This clearly shows how much public sector is part of the solution. It has to be a partner for change. It is about what we can do to stimulate growth. It is also about jobs and well-being.
That's why creating an innovation-friendly environment is so crucial for our businesses and for our economies. From the cost of dealing with administration to the time taken to complete procedures, to the predictability of the outcomes, to the stability of the legal framework, to the quality of public services: these are all moments that can make a difference. These are all elements of a comprehensive reform of public administration and public services in our Member States.
And every effort invested in improving one or other of these services - or even better: all of them - will give projects a better chance to survive and to succeed.
European SMEs expect, and rightly so, less administrative burdens and a more innovation-friendly administration framework.
At European level, the Commission this year, like the previous years, has identified the modernisation of public administration as a priority in the European Union's Country Specific Recommendations. This means the promotion of efficiency measures across the public sector, such as greater use of shared services and information technology solutions or reducing delays in payment to supplies.
I welcome the interest that these targets are now receiving from our Member States because all of them, in a way or another, are indeed now more committed to this public reform administration.
Another point that I know that Vice-President Tajani mentioned to you in his introductory remarks today, is precisely tax administration. One of the most important areas where we can improve the relation between the public administration and the citizens and business is precisely in the simplification of tax regimes that are extremely complex, sometimes with extremely high costs, this could be avoided with some modernisation.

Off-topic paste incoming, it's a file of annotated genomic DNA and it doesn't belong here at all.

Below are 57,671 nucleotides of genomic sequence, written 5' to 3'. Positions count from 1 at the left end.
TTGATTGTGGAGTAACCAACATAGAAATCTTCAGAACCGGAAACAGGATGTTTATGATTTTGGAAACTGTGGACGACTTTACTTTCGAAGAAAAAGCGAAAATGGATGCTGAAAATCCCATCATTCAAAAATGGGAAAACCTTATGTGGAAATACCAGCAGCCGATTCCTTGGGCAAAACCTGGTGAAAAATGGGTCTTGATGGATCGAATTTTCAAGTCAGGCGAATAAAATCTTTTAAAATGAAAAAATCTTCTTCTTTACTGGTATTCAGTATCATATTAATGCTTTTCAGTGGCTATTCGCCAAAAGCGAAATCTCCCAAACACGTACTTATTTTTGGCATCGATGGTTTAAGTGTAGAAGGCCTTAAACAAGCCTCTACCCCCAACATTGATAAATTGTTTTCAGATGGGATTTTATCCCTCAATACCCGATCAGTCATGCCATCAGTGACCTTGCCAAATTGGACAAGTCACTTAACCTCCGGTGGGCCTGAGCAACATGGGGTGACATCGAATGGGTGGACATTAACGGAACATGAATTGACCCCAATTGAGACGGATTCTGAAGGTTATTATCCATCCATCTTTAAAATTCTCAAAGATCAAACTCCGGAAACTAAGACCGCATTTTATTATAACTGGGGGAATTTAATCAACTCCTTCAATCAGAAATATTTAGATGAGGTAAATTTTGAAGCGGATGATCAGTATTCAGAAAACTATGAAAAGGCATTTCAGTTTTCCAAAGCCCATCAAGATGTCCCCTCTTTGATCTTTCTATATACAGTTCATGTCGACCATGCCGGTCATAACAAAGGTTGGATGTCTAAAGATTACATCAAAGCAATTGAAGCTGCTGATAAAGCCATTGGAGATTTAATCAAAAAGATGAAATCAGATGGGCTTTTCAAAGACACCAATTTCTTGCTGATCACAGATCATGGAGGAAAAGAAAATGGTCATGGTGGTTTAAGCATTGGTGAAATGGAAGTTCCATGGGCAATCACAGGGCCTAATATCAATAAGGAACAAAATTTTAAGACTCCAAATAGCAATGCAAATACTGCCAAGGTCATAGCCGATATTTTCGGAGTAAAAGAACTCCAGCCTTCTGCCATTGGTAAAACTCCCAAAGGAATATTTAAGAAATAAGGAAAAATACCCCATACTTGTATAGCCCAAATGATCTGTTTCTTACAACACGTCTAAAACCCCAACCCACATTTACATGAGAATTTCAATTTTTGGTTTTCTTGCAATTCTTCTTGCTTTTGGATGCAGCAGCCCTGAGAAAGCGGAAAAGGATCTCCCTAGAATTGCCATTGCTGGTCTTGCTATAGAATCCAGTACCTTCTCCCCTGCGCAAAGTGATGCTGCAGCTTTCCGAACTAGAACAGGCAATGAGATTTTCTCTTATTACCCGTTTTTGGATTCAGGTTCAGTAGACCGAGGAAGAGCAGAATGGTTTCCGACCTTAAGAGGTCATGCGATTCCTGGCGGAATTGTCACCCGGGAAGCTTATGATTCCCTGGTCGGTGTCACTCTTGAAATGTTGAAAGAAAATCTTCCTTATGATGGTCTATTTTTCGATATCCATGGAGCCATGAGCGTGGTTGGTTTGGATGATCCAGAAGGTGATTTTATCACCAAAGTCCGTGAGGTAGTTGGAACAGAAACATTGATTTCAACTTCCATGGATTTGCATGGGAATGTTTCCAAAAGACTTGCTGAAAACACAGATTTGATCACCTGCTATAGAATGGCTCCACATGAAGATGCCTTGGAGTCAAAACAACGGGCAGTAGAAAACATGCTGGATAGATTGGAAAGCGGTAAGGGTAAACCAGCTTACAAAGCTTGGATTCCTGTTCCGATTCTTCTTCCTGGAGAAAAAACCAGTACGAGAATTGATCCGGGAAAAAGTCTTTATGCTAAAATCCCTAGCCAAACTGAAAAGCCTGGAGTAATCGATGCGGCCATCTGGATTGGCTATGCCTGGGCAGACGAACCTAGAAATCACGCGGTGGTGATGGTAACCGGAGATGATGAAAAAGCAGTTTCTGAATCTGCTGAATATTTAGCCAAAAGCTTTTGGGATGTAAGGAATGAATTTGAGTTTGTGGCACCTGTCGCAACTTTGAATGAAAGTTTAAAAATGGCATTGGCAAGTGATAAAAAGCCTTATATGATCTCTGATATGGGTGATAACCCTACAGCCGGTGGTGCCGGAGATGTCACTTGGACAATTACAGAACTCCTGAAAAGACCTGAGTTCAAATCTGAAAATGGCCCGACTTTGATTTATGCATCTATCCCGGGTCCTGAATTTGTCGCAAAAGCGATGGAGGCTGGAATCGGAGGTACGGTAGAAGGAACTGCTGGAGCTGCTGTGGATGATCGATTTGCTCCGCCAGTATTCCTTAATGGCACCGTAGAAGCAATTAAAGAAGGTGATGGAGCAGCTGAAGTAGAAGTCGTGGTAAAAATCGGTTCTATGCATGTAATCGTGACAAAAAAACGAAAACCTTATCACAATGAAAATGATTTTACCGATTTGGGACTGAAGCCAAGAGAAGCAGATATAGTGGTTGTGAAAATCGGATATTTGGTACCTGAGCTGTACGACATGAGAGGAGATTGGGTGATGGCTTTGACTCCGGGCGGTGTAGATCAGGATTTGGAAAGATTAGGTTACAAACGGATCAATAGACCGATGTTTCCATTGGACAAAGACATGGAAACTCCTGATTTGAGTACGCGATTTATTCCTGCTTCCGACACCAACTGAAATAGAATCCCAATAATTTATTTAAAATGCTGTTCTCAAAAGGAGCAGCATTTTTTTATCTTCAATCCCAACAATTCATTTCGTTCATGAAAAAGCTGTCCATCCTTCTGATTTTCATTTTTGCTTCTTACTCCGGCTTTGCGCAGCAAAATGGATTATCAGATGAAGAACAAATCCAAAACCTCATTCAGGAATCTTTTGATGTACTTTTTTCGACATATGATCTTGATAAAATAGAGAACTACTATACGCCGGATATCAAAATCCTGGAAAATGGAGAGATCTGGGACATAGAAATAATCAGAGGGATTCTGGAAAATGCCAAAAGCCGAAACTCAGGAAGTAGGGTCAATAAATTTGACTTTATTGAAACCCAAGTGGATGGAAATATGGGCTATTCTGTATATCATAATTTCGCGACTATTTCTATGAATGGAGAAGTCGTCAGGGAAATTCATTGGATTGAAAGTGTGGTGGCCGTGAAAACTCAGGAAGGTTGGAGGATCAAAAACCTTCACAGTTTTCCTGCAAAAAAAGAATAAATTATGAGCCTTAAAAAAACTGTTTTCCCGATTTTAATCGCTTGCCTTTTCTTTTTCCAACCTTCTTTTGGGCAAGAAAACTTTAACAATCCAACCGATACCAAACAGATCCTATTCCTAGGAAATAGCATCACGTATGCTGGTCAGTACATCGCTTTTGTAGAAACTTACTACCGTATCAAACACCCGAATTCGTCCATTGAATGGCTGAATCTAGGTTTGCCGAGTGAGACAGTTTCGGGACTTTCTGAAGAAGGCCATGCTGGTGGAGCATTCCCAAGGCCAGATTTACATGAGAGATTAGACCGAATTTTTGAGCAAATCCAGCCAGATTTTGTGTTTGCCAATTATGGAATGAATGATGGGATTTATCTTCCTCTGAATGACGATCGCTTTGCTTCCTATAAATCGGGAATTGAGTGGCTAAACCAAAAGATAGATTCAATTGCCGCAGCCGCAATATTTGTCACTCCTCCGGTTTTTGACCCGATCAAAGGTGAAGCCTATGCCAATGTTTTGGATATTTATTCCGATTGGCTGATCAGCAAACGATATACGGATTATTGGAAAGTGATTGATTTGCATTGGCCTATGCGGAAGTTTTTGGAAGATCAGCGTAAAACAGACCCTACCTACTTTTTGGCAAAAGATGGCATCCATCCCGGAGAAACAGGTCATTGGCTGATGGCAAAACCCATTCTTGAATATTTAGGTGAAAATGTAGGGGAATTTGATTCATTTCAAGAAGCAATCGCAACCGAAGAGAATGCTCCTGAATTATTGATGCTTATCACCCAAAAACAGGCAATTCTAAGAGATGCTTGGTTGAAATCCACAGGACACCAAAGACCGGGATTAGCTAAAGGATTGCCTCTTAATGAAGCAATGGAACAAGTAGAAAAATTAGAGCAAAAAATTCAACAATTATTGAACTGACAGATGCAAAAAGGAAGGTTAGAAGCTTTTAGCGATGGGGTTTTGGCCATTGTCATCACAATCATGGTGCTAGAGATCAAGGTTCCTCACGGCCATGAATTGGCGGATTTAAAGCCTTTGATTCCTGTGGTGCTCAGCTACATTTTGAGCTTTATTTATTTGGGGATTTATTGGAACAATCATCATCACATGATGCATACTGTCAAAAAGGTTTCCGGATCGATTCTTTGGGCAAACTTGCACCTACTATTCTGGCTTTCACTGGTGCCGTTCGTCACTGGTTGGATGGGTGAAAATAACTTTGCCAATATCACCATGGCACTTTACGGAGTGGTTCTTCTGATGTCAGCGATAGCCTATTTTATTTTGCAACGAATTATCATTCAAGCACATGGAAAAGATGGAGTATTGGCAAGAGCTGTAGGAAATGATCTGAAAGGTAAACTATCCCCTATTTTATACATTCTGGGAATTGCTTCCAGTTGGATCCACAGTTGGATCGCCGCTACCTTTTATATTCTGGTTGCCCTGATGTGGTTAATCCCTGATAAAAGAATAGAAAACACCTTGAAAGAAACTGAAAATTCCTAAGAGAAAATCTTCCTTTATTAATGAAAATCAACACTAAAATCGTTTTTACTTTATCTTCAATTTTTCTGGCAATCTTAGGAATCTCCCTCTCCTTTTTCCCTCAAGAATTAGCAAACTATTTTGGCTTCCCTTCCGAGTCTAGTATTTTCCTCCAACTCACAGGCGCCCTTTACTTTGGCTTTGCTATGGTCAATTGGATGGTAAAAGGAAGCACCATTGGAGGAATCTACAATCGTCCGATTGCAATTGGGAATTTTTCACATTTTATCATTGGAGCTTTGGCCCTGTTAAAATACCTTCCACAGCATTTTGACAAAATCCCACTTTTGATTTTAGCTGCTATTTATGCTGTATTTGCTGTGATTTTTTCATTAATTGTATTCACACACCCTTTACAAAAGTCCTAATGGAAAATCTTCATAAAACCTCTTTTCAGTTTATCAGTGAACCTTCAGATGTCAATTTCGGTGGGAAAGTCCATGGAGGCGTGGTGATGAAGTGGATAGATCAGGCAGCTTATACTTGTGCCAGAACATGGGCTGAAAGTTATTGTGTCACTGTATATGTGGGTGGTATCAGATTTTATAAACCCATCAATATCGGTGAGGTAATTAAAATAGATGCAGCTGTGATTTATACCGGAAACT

Significant steps have also been taken with our recent communication to make European Union legislation lighter, simpler and less costly, with the Commission's Regulatory Fitness and Performance Programme, the so-called "REFIT" which I already mentioned because it was a major topic in the European Council last week.
We all know that regulation plays a critical role in making the single market work and maintaining high standards in areas such as the environment or consumer rights, for instance. So I think it's important to make clear to our citizens (namely the public debate) that we need European regulation, because very often this regulation for the internal market is the only way to have the necessary harmonisation so the companies of Europe, namely SMEs, have access to other countries so that the European internal market is able to deliver. And very often, one regulation at European level is able to replace 28 other regulations at national level. But it is true, and the Commission has acknowledged it, that sometimes our legislation is not as simple as it should be and it creates unnecessary burdens. That is why we have with this programme REFIT made clear that we need to attain those objectives, make the single market work, in the most efficient way, avoiding unnecessary burdens for businesses, particularly the smallest. That is why several years ago I created this Stoiber group, a high-level group presided over by Dr Stoiber, with stakeholders from many sectors in Europe, precisely to reduce administrative burdens in our legislation. And I'm happy to say that basically the European Commission is delivering and in fact sometimes has been over-performing in its goals of reducing Red Tape and administrative burdens.